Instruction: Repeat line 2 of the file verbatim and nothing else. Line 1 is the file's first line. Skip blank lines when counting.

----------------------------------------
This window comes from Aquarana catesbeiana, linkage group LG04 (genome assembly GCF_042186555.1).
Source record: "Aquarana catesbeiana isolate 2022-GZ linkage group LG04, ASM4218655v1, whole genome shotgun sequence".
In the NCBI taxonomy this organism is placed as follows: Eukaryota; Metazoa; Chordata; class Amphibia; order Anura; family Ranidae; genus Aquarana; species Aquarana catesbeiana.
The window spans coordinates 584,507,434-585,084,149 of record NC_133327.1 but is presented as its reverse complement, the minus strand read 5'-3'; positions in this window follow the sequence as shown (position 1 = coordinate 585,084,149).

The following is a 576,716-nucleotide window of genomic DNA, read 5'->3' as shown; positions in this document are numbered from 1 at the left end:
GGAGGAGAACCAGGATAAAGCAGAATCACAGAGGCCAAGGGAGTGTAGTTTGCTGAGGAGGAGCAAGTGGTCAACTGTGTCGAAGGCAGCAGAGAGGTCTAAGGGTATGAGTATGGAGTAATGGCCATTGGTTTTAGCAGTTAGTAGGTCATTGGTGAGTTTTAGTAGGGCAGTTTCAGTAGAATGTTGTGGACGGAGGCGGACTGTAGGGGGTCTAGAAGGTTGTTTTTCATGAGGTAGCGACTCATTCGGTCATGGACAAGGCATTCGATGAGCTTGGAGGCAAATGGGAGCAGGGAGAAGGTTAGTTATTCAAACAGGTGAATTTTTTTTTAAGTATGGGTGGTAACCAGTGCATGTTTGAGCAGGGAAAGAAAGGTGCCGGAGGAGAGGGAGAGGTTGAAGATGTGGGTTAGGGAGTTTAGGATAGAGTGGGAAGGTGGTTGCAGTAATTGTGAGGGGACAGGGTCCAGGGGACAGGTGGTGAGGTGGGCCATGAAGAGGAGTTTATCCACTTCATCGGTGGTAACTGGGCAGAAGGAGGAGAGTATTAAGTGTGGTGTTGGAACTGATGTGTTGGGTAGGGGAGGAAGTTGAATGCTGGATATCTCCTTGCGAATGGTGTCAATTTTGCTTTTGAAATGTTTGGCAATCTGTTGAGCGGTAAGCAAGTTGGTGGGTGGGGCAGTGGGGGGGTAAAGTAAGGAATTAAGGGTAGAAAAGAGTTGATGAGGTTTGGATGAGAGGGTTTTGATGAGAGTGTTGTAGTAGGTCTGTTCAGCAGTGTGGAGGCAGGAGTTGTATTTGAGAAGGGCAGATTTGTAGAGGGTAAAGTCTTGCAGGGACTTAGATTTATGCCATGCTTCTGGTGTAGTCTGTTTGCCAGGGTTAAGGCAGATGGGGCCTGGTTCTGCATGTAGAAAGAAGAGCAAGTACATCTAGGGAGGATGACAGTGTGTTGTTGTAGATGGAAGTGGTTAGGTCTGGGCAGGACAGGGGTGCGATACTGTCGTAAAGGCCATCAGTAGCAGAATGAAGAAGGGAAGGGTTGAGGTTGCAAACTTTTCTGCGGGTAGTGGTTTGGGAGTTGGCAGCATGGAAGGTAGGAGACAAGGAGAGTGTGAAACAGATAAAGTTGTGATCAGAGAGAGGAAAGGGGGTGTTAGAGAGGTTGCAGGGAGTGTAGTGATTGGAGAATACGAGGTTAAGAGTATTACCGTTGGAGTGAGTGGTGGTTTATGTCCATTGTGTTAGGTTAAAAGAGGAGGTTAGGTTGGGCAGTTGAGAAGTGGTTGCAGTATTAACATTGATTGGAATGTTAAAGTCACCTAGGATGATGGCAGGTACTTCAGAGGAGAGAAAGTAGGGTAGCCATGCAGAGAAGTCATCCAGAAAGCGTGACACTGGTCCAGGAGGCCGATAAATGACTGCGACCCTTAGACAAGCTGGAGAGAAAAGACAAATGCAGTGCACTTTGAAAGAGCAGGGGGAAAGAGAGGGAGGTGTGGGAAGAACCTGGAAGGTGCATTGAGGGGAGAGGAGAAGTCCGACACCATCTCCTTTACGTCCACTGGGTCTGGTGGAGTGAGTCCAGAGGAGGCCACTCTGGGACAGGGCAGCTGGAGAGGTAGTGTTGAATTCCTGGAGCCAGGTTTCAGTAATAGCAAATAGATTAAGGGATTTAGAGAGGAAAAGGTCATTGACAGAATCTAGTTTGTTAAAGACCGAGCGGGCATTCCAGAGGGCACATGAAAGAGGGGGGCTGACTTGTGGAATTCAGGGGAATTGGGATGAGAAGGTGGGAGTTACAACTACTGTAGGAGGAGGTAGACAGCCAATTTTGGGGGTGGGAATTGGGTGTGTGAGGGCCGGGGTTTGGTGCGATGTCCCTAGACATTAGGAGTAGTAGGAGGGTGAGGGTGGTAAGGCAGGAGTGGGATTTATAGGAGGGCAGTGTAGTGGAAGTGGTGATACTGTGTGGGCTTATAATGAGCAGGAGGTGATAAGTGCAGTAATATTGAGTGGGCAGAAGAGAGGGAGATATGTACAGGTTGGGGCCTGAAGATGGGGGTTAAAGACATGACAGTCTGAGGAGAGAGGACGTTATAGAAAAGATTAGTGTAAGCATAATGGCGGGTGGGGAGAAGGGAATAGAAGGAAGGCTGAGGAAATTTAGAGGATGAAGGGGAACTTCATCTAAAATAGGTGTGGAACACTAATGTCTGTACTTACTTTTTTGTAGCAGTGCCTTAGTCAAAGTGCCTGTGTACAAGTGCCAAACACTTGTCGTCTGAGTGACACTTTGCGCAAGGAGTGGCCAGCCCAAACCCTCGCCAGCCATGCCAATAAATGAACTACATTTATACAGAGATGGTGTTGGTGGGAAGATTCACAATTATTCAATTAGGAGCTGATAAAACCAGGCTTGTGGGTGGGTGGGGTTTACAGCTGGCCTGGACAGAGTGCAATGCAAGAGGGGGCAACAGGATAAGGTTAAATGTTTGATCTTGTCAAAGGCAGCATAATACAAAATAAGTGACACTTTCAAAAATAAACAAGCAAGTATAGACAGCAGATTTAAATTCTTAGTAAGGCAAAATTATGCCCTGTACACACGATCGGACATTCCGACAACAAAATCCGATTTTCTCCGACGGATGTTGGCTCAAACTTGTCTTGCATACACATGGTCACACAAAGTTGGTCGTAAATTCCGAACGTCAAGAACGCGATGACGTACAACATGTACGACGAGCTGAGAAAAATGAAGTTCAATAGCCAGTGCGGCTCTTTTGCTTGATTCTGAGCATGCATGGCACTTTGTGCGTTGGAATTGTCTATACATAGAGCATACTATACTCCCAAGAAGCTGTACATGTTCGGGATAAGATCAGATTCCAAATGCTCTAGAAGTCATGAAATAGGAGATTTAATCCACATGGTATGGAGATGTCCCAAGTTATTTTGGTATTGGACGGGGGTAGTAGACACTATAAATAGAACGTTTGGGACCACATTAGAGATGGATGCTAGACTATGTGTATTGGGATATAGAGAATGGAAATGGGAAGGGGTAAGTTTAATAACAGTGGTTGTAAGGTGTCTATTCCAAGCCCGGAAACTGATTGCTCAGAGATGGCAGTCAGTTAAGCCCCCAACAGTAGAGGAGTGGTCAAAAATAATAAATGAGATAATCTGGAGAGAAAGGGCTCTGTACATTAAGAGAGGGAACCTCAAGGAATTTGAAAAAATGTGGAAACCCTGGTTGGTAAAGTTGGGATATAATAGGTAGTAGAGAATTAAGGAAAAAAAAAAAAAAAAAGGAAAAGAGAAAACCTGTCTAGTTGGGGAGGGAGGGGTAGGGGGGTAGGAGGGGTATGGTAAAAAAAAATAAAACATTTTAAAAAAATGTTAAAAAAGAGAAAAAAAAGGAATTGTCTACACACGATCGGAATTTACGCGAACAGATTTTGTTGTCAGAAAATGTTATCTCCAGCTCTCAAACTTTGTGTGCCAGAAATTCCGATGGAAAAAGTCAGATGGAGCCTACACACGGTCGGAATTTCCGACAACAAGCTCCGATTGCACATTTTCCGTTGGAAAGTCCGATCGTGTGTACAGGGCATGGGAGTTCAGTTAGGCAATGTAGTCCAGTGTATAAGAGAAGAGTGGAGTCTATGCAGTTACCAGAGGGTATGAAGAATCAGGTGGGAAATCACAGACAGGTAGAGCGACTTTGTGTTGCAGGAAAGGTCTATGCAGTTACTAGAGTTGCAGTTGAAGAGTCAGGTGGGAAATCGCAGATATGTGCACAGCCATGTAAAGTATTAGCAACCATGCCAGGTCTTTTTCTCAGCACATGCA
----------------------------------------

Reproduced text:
Source record: "Aquarana catesbeiana isolate 2022-GZ linkage group LG04, ASM4218655v1, whole genome shotgun sequence".